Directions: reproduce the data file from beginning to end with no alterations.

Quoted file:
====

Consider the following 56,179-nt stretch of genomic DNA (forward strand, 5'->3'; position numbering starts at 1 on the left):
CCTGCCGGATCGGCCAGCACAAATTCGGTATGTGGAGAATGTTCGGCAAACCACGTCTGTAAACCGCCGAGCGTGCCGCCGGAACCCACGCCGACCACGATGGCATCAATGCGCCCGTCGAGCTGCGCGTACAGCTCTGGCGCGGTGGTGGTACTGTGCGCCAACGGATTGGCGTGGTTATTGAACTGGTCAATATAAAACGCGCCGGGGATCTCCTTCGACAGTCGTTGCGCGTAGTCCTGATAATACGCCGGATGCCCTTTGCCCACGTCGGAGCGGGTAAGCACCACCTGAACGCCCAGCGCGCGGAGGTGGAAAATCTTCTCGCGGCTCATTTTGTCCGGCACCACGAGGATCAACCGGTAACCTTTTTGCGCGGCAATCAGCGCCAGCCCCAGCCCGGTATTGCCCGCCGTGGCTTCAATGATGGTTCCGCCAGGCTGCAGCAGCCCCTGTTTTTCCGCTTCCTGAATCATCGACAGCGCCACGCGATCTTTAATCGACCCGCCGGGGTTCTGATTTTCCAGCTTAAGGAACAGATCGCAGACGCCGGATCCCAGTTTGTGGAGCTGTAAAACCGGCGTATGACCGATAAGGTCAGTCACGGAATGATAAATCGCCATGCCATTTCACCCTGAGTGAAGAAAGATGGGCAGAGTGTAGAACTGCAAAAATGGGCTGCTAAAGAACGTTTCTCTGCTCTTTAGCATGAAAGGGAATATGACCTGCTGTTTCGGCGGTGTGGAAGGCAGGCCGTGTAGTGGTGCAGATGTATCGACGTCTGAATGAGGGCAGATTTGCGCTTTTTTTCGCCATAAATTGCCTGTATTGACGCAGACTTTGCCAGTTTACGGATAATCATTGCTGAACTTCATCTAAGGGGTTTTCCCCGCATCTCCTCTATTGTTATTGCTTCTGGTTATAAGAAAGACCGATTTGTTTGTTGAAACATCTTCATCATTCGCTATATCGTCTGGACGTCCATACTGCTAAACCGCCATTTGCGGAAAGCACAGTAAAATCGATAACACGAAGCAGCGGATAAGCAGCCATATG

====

Consider the following 56,179-nt stretch of genomic DNA (forward strand, 5'->3'; position numbering starts at 1 on the left):
CCTGCCGGATCGGCCAGCACAAATTCGGTATGTGGAGAATGTTCGGCAAACCACGTCTGTAAACCGCCGAGCGTGCCGCCGGAACCCACGCCGACCACGATGGCATCAATGCGCCCGTCGAGCTGCGCGTACAGCTCTGGCGCGGTGGTGGTACTGTGCGCCAACGGATTGGCGTGGTTATTGAACTGGTCAATATAAAACGCGCCGGGGATCTCCTTCGACAGTCGTTGCGCGTAGTCCTGATAATACGCCGGATGCCCTTTGCCCACGTCGGAGCGGGTAAGCACCACCTGAACGCCCAGCGCGCGGAGGTGGAAAATCTTCTCGCGGCTCATTTTGTCCGGCACCACGAGGATCAACCGGTAACCTTTTTGCGCGGCAATCAGCGCCAGCCCCAGCCCGGTATTGCCCGCCGTGGCTTCAATGATGGTTCCGCCAGGCTGCAGCAGCCCCTGTTTTTCCGCTTCCTGAATCATCGACAGCGCCACGCGATCTTTAATCGACCCGCCGGGGTTCTGATTTTCCAGCTTAAGGAACAGATCGCAGACGCCGGATCCCAGTTTGTGGAGCTGTAAAACCGGCGTATGACCGATAAGGTCAGTCACGGAATGATAAATCGCCATGCCATTTCACCCTGAGTGAAGAAAGATGGGCAGAGTGTAGAACTGCAAAAATGGGCTGCTAAAGAACGTTTCTCTGCTCTTTAGCATGAAAGGGAATATGACCTGCTGTTTCGGCGGTGTGGAAGGCAGGCCGTGTAGTGGTGCAGATGTATCGACGTCTGAATGAGGGCAGATTTGCGCTTTTTTTCGCCATAAATTGCCTGTATTGACGCAGACTTTGCCAGTTTACGGATAATCATTGCTGAACTTCATCTAAGGGGTTTTCCCCGCATCTCCTCTATTGTTATTGCTTCTGGTTATAAGAAAGACCGATTTGTTTGTTGAAACATCTTCATCATTCGCTATATCGTCTGGACGTCCATACTGCTAAACCGCCATTTGCGGAAAGCACAGTAAAATCGATAACACGAAGCAGCGGATAAGCAGCCATATG